Migraine headaches are neurological conditions that can trigger intense symptoms that can be debilitating. A migraine headache can strike at any time but usually occurs on a regular basis – whether once a week or once a month and can be debilitating.
The menstrual migraine headaches are those that occur during the menstrual cycle. Many women experience menstrual migraines but only a small percentage actually experience migraines during menstruation. In most cases, the attacks occur before or after the menstruation starts or when the woman starts to ovulate.
What are the causes of menstrual migraines?
If you are wondering why menstruation triggers a migraine, there are reasons for this. Always bear in mind that the hormone estrogen is linked to pain and once the level of estrogen drops at the time of menstruation, the woman is prone to pain.
Taking estrogen-based birth control pills can cause a drastic drop in the hormone right before menstruation and can make the menstrual migraine headaches even worse.
How the symptoms differ
The menstrual migraine headaches usually have symptoms that are different from the regular migraines. When it comes to menstrual migraine headaches, they tend to trigger intense pain and other accompanying symptoms. These symptoms usually last longer than usual, usually up to 72 hours. In most circumstances, the attacks occur along with nausea and vomiting. In addition, the migraines can also occur with higher frequency than the regular migraines and less responsive to treatment.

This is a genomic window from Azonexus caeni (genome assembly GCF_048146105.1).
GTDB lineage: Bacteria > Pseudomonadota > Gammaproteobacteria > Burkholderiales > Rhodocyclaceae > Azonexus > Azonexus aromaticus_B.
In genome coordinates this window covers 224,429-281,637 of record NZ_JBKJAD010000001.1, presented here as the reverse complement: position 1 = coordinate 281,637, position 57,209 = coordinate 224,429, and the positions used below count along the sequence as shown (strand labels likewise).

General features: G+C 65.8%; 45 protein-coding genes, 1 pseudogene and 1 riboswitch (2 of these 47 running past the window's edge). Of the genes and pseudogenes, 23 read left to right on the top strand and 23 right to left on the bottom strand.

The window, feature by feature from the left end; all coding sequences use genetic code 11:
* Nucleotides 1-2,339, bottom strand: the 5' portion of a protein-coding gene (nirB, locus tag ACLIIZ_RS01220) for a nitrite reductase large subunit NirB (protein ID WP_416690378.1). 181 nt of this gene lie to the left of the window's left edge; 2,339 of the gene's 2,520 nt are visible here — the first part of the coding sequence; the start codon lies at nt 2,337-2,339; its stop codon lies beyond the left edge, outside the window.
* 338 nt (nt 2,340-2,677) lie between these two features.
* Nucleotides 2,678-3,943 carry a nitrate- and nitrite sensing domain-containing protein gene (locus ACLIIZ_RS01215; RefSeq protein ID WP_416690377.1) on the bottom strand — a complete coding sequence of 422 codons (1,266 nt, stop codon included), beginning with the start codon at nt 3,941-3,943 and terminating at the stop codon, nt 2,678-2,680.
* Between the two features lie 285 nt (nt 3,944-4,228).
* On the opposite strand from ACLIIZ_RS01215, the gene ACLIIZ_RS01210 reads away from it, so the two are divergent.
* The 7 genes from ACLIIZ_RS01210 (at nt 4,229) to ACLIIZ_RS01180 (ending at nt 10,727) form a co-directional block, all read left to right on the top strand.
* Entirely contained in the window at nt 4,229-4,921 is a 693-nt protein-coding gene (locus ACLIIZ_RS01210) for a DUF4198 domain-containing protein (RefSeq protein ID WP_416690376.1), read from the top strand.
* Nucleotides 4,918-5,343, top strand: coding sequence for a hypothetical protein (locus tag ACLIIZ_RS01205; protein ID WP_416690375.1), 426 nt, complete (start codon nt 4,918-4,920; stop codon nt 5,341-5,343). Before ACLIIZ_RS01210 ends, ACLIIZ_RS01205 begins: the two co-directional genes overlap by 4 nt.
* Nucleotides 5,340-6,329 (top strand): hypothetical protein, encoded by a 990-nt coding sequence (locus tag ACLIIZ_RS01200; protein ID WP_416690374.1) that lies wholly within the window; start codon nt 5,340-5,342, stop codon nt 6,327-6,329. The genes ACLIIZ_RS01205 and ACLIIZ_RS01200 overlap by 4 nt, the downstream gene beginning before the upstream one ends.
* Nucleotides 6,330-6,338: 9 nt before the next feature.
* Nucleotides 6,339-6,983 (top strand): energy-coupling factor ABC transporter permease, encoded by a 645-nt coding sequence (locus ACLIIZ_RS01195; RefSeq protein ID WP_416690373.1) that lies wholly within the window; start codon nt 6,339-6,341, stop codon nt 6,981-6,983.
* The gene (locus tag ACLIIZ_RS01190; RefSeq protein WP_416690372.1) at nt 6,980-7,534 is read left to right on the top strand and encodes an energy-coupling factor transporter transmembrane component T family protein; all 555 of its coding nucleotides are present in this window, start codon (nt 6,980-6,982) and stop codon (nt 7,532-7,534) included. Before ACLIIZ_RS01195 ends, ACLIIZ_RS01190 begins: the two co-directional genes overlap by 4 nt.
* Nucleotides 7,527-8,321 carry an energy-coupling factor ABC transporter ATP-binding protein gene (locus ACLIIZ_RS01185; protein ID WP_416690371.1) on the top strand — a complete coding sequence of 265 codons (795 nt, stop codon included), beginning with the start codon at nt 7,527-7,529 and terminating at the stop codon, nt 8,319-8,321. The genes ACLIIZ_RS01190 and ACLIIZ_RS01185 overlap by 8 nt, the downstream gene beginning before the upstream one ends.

Just like with any migraine, a headache is essentially the main symptom. For menstrual migraine headaches, they can occur with or without an aura and usually start on only one side of the head. The pain is described as a throbbing or pounding sensation.
The menstrual migraine headaches can also lead to increased sensitivity to stimulus including loud sounds and bright lights. The woman might not be able to keep the eyes open to lights, even to regular sunshine and even the slightest noise or sound can aggravate the headache. Being exposed to stimuli will only make the head pound even more.
What are the other symptoms?
When it comes to a menstrual migraine headache, it can cause the entire body to hurt, thus resulting to generalized aches and pains in the muscles and joints. Understandably, this can also lead to extreme fatigue.
The individual will also notice irregular bowel movements and urination while also having an increased appetite. In some women, they also crave for alcohol, chocolate and salty foods. The migraines can also leave the individual feeling clumsy and uncoordinated.
Treatment of menstrual migraine headaches
There are medications that can be given to effectively manage menstrual migraine headaches. These medications include triptans, non-steroidal anti-inflammatory drugs (NSAIDs) and ergotamine which helps ease the migraine attacks. Some of these can also be used to prevent them. Some women might require hormone therapy in order to stabilize the hormonal levels as well as prevent attacks.